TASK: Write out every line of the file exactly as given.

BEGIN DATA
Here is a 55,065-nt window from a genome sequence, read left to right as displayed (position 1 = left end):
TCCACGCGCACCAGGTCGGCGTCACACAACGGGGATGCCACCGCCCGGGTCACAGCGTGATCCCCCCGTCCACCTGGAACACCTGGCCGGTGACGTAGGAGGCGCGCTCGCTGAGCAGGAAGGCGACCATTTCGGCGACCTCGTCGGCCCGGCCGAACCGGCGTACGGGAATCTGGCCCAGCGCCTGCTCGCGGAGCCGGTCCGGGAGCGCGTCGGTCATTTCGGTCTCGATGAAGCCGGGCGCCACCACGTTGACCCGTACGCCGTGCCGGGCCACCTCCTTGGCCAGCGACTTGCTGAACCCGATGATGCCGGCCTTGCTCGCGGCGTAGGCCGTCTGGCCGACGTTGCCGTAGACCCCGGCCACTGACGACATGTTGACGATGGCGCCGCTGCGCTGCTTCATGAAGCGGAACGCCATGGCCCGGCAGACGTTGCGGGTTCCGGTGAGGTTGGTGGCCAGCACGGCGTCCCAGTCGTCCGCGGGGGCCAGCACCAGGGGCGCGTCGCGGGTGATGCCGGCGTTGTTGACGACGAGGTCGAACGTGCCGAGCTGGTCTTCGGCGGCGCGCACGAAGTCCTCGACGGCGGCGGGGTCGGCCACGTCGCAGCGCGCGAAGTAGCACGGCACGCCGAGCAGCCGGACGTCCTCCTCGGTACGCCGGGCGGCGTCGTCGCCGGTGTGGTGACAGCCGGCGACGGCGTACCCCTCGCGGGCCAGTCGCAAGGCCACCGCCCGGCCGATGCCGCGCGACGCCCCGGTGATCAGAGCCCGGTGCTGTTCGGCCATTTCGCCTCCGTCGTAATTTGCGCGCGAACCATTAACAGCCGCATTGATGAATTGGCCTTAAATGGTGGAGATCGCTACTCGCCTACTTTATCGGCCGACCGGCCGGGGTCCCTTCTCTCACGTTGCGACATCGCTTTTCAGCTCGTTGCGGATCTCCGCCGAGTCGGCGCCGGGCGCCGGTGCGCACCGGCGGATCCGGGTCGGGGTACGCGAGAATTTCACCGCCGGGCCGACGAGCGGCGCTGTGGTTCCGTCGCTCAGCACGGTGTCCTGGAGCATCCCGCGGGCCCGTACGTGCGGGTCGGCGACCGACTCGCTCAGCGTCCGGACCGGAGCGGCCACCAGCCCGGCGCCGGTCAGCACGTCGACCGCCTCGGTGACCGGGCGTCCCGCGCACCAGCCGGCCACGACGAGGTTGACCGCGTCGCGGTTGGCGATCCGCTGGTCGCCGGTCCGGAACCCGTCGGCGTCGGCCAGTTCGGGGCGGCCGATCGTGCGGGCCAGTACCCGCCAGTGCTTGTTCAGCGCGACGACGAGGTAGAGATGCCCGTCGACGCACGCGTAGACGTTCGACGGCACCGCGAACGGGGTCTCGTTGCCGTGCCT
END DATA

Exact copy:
Here is a 55,065-nt window from a genome sequence, read left to right as displayed (position 1 = left end):
TCCACGCGCACCAGGTCGGCGTCACACAACGGGGATGCCACCGCCCGGGTCACAGCGTGATCCCCCCGTCCACCTGGAACACCTGGCCGGTGACGTAGGAGGCGCGCTCGCTGAGCAGGAAGGCGACCATTTCGGCGACCTCGTCGGCCCGGCCGAACCGGCGTACGGGAATCTGGCCCAGCGCCTGCTCGCGGAGCCGGTCCGGGAGCGCGTCGGTCATTTCGGTCTCGATGAAGCCGGGCGCCACCACGTTGACCCGTACGCCGTGCCGGGCCACCTCCTTGGCCAGCGACTTGCTGAACCCGATGATGCCGGCCTTGCTCGCGGCGTAGGCCGTCTGGCCGACGTTGCCGTAGACCCCGGCCACTGACGACATGTTGACGATGGCGCCGCTGCGCTGCTTCATGAAGCGGAACGCCATGGCCCGGCAGACGTTGCGGGTTCCGGTGAGGTTGGTGGCCAGCACGGCGTCCCAGTCGTCCGCGGGGGCCAGCACCAGGGGCGCGTCGCGGGTGATGCCGGCGTTGTTGACGACGAGGTCGAACGTGCCGAGCTGGTCTTCGGCGGCGCGCACGAAGTCCTCGACGGCGGCGGGGTCGGCCACGTCGCAGCGCGCGAAGTAGCACGGCACGCCGAGCAGCCGGACGTCCTCCTCGGTACGCCGGGCGGCGTCGTCGCCGGTGTGGTGACAGCCGGCGACGGCGTACCCCTCGCGGGCCAGTCGCAAGGCCACCGCCCGGCCGATGCCGCGCGACGCCCCGGTGATCAGAGCCCGGTGCTGTTCGGCCATTTCGCCTCCGTCGTAATTTGCGCGCGAACCATTAACAGCCGCATTGATGAATTGGCCTTAAATGGTGGAGATCGCTACTCGCCTACTTTATCGGCCGACCGGCCGGGGTCCCTTCTCTCACGTTGCGACATCGCTTTTCAGCTCGTTGCGGATCTCCGCCGAGTCGGCGCCGGGCGCCGGTGCGCACCGGCGGATCCGGGTCGGGGTACGCGAGAATTTCACCGCCGGGCCGACGAGCGGCGCTGTGGTTCCGTCGCTCAGCACGGTGTCCTGGAGCATCCCGCGGGCCCGTACGTGCGGGTCGGCGACCGACTCGCTCAGCGTCCGGACCGGAGCGGCCACCAGCCCGGCGCCGGTCAGCACGTCGACCGCCTCGGTGACCGGGCGTCCCGCGCACCAGCCGGCCACGACGAGGTTGACCGCGTCGCGGTTGGCGATCCGCTGGTCGCCGGTCCGGAACCCGTCGGCGTCGGCCAGTTCGGGGCGGCCGATCGTGCGGGCCAGTACCCGCCAGTGCTTGTTCAGCGCGACGACGAGGTAGAGATGCCCGTCGACGCACGCGTAGACGTTCGACGGCACCGCGAACGGGGTCTCGTTGCCGTGCCT